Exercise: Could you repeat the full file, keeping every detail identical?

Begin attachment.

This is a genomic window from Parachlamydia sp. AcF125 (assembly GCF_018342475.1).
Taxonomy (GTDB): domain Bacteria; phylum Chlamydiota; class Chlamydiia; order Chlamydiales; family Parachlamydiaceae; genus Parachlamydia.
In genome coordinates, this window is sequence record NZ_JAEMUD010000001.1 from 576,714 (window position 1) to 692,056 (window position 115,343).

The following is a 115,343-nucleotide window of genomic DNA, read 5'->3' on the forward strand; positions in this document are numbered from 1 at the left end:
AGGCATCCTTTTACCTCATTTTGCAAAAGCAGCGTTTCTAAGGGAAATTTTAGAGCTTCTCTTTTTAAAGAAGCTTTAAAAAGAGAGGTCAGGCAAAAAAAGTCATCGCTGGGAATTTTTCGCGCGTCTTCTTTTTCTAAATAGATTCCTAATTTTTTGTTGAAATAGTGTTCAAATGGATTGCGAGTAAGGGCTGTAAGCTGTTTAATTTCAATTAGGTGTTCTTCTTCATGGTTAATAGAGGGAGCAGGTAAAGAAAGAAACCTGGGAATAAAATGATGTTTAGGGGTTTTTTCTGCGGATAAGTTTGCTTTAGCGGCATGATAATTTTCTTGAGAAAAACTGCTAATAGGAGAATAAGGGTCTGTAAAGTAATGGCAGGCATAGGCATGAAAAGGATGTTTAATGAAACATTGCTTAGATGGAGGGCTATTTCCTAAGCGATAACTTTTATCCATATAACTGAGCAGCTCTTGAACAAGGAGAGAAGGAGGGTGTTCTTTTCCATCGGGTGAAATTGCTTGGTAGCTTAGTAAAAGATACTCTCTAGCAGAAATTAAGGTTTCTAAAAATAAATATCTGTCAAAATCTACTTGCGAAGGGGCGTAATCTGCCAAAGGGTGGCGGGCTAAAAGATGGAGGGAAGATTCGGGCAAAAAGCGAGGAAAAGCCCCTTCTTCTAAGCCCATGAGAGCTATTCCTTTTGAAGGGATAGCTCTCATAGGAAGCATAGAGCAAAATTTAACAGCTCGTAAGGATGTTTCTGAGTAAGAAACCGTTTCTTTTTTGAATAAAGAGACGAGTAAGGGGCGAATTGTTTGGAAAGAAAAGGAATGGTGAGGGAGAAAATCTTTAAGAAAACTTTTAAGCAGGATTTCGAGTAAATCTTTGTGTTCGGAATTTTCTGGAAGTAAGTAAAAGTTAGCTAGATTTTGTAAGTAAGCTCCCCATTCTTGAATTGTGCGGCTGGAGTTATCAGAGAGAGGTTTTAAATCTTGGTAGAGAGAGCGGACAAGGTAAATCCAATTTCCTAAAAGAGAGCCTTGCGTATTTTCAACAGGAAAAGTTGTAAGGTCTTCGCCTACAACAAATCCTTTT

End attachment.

This is a genomic window from Parachlamydia sp. AcF125 (assembly GCF_018342475.1).
Taxonomy (GTDB): domain Bacteria; phylum Chlamydiota; class Chlamydiia; order Chlamydiales; family Parachlamydiaceae; genus Parachlamydia.
In genome coordinates, this window is sequence record NZ_JAEMUD010000001.1 from 576,714 (window position 1) to 692,056 (window position 115,343).

The following is a 115,343-nucleotide window of genomic DNA, read 5'->3' on the forward strand; positions in this document are numbered from 1 at the left end:
AGGCATCCTTTTACCTCATTTTGCAAAAGCAGCGTTTCTAAGGGAAATTTTAGAGCTTCTCTTTTTAAAGAAGCTTTAAAAAGAGAGGTCAGGCAAAAAAAGTCATCGCTGGGAATTTTTCGCGCGTCTTCTTTTTCTAAATAGATTCCTAATTTTTTGTTGAAATAGTGTTCAAATGGATTGCGAGTAAGGGCTGTAAGCTGTTTAATTTCAATTAGGTGTTCTTCTTCATGGTTAATAGAGGGAGCAGGTAAAGAAAGAAACCTGGGAATAAAATGATGTTTAGGGGTTTTTTCTGCGGATAAGTTTGCTTTAGCGGCATGATAATTTTCTTGAGAAAAACTGCTAATAGGAGAATAAGGGTCTGTAAAGTAATGGCAGGCATAGGCATGAAAAGGATGTTTAATGAAACATTGCTTAGATGGAGGGCTATTTCCTAAGCGATAACTTTTATCCATATAACTGAGCAGCTCTTGAACAAGGAGAGAAGGAGGGTGTTCTTTTCCATCGGGTGAAATTGCTTGGTAGCTTAGTAAAAGATACTCTCTAGCAGAAATTAAGGTTTCTAAAAATAAATATCTGTCAAAATCTACTTGCGAAGGGGCGTAATCTGCCAAAGGGTGGCGGGCTAAAAGATGGAGGGAAGATTCGGGCAAAAAGCGAGGAAAAGCCCCTTCTTCTAAGCCCATGAGAGCTATTCCTTTTGAAGGGATAGCTCTCATAGGAAGCATAGAGCAAAATTTAACAGCTCGTAAGGATGTTTCTGAGTAAGAAACCGTTTCTTTTTTGAATAAAGAGACGAGTAAGGGGCGAATTGTTTGGAAAGAAAAGGAATGGTGAGGGAGAAAATCTTTAAGAAAACTTTTAAGCAGGATTTCGAGTAAATCTTTGTGTTCGGAATTTTCTGGAAGTAAGTAAAAGTTAGCTAGATTTTGTAAGTAAGCTCCCCATTCTTGAATTGTGCGGCTGGAGTTATCAGAGAGAGGTTTTAAATCTTGGTAGAGAGAGCGGACAAGGTAAATCCAATTTCCTAAAAGAGAGCCTTGCGTATTTTCAACAGGAAAAGTTGTAAGGTCTTCGCCTACAACAAATCCTTTT